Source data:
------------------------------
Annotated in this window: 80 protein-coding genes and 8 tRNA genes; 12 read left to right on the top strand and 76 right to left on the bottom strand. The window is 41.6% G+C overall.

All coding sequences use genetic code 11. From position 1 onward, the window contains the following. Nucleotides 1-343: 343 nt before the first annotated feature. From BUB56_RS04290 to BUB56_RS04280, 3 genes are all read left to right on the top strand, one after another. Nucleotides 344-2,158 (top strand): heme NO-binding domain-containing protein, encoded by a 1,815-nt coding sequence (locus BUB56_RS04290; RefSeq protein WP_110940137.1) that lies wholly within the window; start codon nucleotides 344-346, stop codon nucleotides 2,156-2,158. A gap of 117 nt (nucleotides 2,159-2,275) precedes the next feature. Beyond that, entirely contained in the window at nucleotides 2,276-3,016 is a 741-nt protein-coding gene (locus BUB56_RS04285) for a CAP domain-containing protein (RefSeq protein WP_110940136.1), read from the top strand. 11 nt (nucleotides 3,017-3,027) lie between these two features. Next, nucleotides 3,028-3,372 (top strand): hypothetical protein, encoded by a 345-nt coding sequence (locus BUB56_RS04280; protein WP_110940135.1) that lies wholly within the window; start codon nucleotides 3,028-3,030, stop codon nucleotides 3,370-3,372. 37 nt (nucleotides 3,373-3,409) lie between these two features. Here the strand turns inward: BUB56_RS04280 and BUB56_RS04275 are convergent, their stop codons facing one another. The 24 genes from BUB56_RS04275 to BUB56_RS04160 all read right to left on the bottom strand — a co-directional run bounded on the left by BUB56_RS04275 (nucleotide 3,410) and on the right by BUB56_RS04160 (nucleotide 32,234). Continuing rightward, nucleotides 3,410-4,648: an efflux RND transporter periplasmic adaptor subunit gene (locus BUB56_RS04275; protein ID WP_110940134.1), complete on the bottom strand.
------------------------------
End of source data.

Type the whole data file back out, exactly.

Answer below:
Annotated in this window: 80 protein-coding genes and 8 tRNA genes; 12 read left to right on the top strand and 76 right to left on the bottom strand. The window is 41.6% G+C overall.

All coding sequences use genetic code 11. From position 1 onward, the window contains the following. Nucleotides 1-343: 343 nt before the first annotated feature. From BUB56_RS04290 to BUB56_RS04280, 3 genes are all read left to right on the top strand, one after another. Nucleotides 344-2,158 (top strand): heme NO-binding domain-containing protein, encoded by a 1,815-nt coding sequence (locus BUB56_RS04290; RefSeq protein WP_110940137.1) that lies wholly within the window; start codon nucleotides 344-346, stop codon nucleotides 2,156-2,158. A gap of 117 nt (nucleotides 2,159-2,275) precedes the next feature. Beyond that, entirely contained in the window at nucleotides 2,276-3,016 is a 741-nt protein-coding gene (locus BUB56_RS04285) for a CAP domain-containing protein (RefSeq protein WP_110940136.1), read from the top strand. 11 nt (nucleotides 3,017-3,027) lie between these two features. Next, nucleotides 3,028-3,372 (top strand): hypothetical protein, encoded by a 345-nt coding sequence (locus BUB56_RS04280; protein WP_110940135.1) that lies wholly within the window; start codon nucleotides 3,028-3,030, stop codon nucleotides 3,370-3,372. 37 nt (nucleotides 3,373-3,409) lie between these two features. Here the strand turns inward: BUB56_RS04280 and BUB56_RS04275 are convergent, their stop codons facing one another. The 24 genes from BUB56_RS04275 to BUB56_RS04160 all read right to left on the bottom strand — a co-directional run bounded on the left by BUB56_RS04275 (nucleotide 3,410) and on the right by BUB56_RS04160 (nucleotide 32,234). Continuing rightward, nucleotides 3,410-4,648: an efflux RND transporter periplasmic adaptor subunit gene (locus BUB56_RS04275; protein ID WP_110940134.1), complete on the bottom strand.